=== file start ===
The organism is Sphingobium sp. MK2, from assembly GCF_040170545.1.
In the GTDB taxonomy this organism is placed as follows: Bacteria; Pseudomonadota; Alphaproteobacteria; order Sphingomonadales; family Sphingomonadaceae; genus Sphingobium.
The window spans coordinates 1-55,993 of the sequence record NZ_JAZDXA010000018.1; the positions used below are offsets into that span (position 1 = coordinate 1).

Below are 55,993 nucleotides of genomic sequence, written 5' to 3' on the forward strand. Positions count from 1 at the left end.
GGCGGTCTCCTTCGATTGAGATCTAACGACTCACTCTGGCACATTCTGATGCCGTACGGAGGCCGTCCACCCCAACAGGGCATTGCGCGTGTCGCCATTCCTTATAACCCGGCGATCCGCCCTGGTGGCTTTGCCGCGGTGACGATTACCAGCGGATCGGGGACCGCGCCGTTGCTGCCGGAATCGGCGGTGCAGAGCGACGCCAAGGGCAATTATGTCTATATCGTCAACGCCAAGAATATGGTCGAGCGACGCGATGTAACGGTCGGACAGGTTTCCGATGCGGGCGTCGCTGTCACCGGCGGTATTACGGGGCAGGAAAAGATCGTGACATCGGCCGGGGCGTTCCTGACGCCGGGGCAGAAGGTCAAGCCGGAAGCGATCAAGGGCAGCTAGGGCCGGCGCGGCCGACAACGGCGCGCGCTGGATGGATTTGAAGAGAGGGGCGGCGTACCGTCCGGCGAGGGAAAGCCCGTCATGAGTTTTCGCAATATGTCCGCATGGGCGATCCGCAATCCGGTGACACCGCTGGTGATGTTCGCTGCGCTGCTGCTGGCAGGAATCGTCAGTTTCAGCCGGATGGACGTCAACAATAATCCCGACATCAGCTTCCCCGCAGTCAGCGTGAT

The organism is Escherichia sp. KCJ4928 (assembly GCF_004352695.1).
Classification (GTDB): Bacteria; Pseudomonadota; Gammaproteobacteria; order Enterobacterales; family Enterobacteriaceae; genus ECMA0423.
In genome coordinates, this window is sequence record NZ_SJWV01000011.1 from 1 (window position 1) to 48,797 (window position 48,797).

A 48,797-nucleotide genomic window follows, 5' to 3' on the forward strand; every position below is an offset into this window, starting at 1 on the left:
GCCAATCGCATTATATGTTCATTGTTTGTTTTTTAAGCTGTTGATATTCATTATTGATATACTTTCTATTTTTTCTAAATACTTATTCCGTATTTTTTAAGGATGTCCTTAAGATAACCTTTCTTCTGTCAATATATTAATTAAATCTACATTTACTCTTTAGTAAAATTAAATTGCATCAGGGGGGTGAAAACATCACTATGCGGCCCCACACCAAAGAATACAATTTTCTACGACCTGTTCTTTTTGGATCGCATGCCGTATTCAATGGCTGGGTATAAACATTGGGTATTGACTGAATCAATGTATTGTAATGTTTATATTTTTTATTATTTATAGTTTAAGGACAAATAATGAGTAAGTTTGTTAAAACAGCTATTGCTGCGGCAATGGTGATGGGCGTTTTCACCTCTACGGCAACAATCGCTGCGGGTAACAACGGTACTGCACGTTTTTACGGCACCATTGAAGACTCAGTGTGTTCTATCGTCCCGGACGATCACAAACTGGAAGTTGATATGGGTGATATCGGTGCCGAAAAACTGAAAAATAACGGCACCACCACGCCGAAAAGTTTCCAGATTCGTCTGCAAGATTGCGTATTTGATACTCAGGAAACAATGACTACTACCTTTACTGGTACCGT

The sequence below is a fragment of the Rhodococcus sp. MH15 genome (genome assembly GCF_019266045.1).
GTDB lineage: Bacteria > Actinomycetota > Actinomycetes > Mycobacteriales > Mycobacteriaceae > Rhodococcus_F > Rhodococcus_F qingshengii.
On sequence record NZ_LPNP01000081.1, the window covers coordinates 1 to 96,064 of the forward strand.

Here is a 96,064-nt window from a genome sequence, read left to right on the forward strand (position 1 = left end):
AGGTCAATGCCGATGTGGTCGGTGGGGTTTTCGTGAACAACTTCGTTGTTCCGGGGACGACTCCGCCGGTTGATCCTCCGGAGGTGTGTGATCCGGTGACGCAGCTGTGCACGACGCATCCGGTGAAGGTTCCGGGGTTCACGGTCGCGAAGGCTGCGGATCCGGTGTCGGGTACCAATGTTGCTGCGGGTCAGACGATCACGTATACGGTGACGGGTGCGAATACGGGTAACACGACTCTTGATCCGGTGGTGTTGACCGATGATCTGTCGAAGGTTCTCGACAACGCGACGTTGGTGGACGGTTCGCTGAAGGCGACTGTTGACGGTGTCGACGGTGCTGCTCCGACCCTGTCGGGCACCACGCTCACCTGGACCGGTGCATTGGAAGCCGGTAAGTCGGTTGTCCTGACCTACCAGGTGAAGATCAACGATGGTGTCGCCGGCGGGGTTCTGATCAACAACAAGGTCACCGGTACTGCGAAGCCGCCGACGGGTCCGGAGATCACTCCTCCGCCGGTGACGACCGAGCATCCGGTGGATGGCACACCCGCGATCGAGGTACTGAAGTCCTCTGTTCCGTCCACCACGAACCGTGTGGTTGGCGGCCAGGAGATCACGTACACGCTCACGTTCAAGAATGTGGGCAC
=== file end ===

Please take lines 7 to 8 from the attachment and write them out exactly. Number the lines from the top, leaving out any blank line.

Classification (GTDB): Bacteria; Pseudomonadota; Gammaproteobacteria; order Enterobacterales; family Enterobacteriaceae; genus ECMA0423.
In genome coordinates, this window is sequence record NZ_SJWV01000011.1 from 1 (window position 1) to 48,797 (window position 48,797).